A new study suggests the human nose can detect more than that many different odors
The human nose can detect more than a trillion different odors. Getting that number took a lot of smelly work. Fortunately, scientists found dozens of volunteers willing to help out.
There had been a long-standing claim that people could detect 10,000 different scents. That estimate was way small. The new research suggests the real number is 10,000 times bigger. Scientists had thought the old number might need revising. The new study certainly supports that.
“We’re visual animals, but this new report highlights humans’ superb sense of smell,” Noam Sobel told Science News. This neuroscientist at the Weizmann Institute of Science in Rehovot, Israel, did not work on the new study.
One trillion (1,000,000,000,000) is a huge number. Imagine every person on Earth gave off 140 distinct odors all his (or her) own. A single nose might be able to tell them all apart, based on the new numbers.
Our sense of smell may be even more refined than sight or sound. People can see several million different colors and hear roughly 340,000 tones, Leslie Vosshall told Science News. Vosshall is a geneticist at Rockefeller University in New York City. She led the new study published March 21 in Science.
Vosshall and her coworkers recruited 26 men and women to visit a lab and sniff. Then to sniff, and sniff, and sniff some more. Each person completed 264 different smell tests. Each time, the volunteers sniffed a trio of vials. Two contained the same odor. A third differed. The participants had to identify which one wasn't like the others.
Most odors in the real world contain a mix of molecules, each of which contributes some part of the final scent. Here, the scientists combined a selection of molecules to create the different scents. They chose various amounts from a group of 128 different chemicals to concoct the odors.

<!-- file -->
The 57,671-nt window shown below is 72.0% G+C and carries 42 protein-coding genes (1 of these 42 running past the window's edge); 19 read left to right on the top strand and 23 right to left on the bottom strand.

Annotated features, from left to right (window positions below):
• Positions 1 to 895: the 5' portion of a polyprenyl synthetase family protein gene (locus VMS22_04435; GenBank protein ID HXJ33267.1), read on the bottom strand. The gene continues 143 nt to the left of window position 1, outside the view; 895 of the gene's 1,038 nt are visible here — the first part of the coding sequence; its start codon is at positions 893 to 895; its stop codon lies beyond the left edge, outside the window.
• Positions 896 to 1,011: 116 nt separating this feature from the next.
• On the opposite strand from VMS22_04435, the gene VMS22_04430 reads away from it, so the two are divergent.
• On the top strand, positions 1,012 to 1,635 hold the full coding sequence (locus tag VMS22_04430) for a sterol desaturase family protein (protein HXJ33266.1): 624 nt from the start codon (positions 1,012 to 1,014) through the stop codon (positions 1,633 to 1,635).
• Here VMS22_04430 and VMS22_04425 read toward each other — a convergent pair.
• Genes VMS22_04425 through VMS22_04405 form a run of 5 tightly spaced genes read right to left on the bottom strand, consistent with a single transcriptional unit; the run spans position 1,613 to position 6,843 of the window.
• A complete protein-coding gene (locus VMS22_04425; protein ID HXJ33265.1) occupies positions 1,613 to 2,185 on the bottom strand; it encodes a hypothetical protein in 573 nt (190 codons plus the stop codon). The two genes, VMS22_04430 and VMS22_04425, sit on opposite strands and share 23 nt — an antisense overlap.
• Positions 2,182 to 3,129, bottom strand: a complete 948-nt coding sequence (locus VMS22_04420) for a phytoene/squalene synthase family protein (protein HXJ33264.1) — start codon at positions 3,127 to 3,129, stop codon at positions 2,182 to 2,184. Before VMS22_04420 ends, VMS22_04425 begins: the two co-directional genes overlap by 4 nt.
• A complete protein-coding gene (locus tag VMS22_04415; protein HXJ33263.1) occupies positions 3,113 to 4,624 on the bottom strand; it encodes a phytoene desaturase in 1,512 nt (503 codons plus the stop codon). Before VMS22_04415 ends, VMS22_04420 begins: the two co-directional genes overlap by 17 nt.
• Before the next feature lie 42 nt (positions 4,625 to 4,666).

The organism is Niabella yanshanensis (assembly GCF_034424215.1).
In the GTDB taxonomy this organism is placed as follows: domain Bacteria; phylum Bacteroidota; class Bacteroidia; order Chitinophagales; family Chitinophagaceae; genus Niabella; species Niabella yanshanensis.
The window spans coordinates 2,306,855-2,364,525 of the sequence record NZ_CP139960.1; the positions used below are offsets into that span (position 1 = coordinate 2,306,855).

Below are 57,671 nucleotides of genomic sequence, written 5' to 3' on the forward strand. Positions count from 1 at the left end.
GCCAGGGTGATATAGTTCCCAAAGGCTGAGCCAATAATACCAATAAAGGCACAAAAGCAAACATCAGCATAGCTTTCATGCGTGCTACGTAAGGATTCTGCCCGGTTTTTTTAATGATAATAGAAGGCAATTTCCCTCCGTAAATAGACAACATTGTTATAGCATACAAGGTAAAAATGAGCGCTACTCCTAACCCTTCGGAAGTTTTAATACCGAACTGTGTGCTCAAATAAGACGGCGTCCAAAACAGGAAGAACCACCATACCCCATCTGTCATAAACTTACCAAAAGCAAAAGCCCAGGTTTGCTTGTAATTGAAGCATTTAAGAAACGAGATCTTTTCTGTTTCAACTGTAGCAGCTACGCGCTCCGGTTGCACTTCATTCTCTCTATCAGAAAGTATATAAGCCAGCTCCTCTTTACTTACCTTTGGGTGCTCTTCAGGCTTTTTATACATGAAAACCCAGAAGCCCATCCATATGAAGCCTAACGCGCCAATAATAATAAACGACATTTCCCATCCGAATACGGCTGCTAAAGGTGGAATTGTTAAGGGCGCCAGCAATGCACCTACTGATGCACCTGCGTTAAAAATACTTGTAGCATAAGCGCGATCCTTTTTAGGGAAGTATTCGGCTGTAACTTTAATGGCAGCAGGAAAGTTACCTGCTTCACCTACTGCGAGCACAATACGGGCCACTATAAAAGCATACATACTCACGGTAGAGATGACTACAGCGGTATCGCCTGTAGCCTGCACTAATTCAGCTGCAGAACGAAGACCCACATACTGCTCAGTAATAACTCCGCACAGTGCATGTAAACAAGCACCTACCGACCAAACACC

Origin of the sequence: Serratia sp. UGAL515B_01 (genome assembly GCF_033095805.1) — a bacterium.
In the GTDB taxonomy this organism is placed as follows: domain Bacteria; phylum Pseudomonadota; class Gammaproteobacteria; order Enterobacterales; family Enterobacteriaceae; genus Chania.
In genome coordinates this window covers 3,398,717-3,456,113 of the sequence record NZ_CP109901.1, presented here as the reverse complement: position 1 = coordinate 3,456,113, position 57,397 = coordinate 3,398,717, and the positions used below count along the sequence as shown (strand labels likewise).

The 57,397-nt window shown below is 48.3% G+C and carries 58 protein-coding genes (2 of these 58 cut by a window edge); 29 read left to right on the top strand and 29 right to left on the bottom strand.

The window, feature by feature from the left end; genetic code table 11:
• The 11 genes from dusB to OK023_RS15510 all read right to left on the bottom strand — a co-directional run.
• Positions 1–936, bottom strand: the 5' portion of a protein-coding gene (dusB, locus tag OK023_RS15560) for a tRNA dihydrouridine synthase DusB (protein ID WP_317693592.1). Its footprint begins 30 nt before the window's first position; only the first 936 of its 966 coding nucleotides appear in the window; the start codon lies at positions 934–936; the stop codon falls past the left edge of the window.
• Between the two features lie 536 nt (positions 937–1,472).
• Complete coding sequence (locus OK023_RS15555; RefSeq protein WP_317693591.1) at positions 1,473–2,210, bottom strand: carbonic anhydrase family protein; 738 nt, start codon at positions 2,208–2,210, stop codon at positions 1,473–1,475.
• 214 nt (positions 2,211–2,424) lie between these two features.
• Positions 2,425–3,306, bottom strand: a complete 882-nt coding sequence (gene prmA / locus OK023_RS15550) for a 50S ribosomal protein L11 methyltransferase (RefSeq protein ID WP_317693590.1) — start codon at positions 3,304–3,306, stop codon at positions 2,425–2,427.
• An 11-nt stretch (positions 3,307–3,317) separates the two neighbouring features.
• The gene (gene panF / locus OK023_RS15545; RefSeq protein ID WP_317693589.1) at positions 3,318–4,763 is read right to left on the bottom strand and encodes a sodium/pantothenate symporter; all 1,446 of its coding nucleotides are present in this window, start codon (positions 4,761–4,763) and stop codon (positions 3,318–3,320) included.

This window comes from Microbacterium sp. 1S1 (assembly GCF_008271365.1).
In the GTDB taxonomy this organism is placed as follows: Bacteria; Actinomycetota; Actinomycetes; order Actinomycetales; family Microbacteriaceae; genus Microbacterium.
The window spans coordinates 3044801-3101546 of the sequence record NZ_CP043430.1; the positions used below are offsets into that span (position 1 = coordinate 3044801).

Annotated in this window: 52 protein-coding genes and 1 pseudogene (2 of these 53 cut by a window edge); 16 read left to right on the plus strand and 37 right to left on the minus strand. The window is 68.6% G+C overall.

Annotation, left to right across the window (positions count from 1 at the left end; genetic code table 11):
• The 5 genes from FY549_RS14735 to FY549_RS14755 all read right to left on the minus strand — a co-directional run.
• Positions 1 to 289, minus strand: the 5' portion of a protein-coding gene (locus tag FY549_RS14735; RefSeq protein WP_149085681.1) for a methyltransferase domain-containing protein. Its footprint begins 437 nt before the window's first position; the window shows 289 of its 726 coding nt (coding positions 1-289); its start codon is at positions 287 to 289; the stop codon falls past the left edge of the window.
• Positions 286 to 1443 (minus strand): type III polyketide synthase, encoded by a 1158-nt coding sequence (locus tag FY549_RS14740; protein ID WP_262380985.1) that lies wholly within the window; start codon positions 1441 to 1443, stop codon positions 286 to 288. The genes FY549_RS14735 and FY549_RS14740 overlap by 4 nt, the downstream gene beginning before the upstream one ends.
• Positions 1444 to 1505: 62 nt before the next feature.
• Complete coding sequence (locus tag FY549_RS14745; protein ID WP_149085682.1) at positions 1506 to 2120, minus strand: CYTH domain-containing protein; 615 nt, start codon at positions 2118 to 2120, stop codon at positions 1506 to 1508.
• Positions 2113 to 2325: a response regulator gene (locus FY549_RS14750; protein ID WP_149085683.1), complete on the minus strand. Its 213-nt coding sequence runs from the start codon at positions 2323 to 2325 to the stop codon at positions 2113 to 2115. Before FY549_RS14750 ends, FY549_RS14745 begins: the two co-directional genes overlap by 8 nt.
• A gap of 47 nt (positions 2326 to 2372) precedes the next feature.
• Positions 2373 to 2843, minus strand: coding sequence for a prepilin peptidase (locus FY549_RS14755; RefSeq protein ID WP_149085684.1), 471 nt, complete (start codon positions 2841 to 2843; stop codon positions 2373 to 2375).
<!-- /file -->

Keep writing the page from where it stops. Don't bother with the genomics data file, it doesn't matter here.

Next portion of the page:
People could generally tell the difference between two scents that had been concocted from two completely different groups of molecules. Most people could even tell the difference between scents that shared half of the same molecules. But as the scents’ number of shared ingredients increased, people found it harder to tell scents apart.
No one in the study could tell the difference between two smells that shared 90 percent of the same molecules.
Based on those results, the scientists estimate that the average person can identify about a trillion different smells, each made from 30 separate odor molecules. However, the most sensitive smeller in the group could probably identify many more, the scientists say. Someone with a relatively insensitive nose would probably detect only about 80 million, they now suspect.
The study only used 128 odor molecules, far fewer than the number that exist in the real world. As such, one trillion is likely a low estimate for a sensitive nose, Andreas Keller told Science News. A coauthor of the new study, he also is a geneticist at Rockefeller.
Sobel told Science News that many animals also may be able to detect a trillion or more odors. However, scent-counting studies like this one haven't been conducted on smell-sensitive critters.
genetic Having to do with chromosomes, DNA and the genes contained within DNA. The field of science dealing with these biological instructions is known as genetics. Scientists who study genetics are known as geneticists.
molecule An electrically neutral group of atoms that represents the smallest possible amount of a chemical compound. Molecules can be made of single types of atoms or of different types. For example, the oxygen in the air is made of two oxygen atoms (O2), but water is made of two hydrogen atoms and one oxygen atom (H2O).
neuroscience Science that deals with the structure or function of the brain and other parts of the nervous system. Researchers in this field are known as neuroscientists.
trillion A million million, or 1,000,000,000,000